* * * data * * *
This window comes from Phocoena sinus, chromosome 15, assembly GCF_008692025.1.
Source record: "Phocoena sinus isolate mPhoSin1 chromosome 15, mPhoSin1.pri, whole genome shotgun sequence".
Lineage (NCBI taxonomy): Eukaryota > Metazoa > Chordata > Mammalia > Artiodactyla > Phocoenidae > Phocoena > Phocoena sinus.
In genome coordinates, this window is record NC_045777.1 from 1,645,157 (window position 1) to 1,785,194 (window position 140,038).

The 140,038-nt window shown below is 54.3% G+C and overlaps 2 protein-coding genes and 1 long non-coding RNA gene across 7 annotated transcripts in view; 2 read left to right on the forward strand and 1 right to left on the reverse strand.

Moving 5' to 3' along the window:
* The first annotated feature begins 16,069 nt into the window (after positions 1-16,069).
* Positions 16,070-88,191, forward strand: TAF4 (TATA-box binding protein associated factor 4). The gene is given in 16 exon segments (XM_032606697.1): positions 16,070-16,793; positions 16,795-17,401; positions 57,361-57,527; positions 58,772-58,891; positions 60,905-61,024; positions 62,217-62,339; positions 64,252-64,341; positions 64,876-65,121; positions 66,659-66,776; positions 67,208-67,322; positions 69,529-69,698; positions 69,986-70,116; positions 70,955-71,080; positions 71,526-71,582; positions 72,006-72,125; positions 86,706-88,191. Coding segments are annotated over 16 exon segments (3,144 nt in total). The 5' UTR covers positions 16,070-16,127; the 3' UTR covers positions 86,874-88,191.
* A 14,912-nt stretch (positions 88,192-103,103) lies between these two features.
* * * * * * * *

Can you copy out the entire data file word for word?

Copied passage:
This window comes from Phocoena sinus, chromosome 15, assembly GCF_008692025.1.
Source record: "Phocoena sinus isolate mPhoSin1 chromosome 15, mPhoSin1.pri, whole genome shotgun sequence".
Lineage (NCBI taxonomy): Eukaryota > Metazoa > Chordata > Mammalia > Artiodactyla > Phocoenidae > Phocoena > Phocoena sinus.
In genome coordinates, this window is record NC_045777.1 from 1,645,157 (window position 1) to 1,785,194 (window position 140,038).

The 140,038-nt window shown below is 54.3% G+C and overlaps 2 protein-coding genes and 1 long non-coding RNA gene across 7 annotated transcripts in view; 2 read left to right on the forward strand and 1 right to left on the reverse strand.

Moving 5' to 3' along the window:
* The first annotated feature begins 16,069 nt into the window (after positions 1-16,069).
* Positions 16,070-88,191, forward strand: TAF4 (TATA-box binding protein associated factor 4). The gene is given in 16 exon segments (XM_032606697.1): positions 16,070-16,793; positions 16,795-17,401; positions 57,361-57,527; positions 58,772-58,891; positions 60,905-61,024; positions 62,217-62,339; positions 64,252-64,341; positions 64,876-65,121; positions 66,659-66,776; positions 67,208-67,322; positions 69,529-69,698; positions 69,986-70,116; positions 70,955-71,080; positions 71,526-71,582; positions 72,006-72,125; positions 86,706-88,191. Coding segments are annotated over 16 exon segments (3,144 nt in total). The 5' UTR covers positions 16,070-16,127; the 3' UTR covers positions 86,874-88,191.
* A 14,912-nt stretch (positions 88,192-103,103) lies between these two features.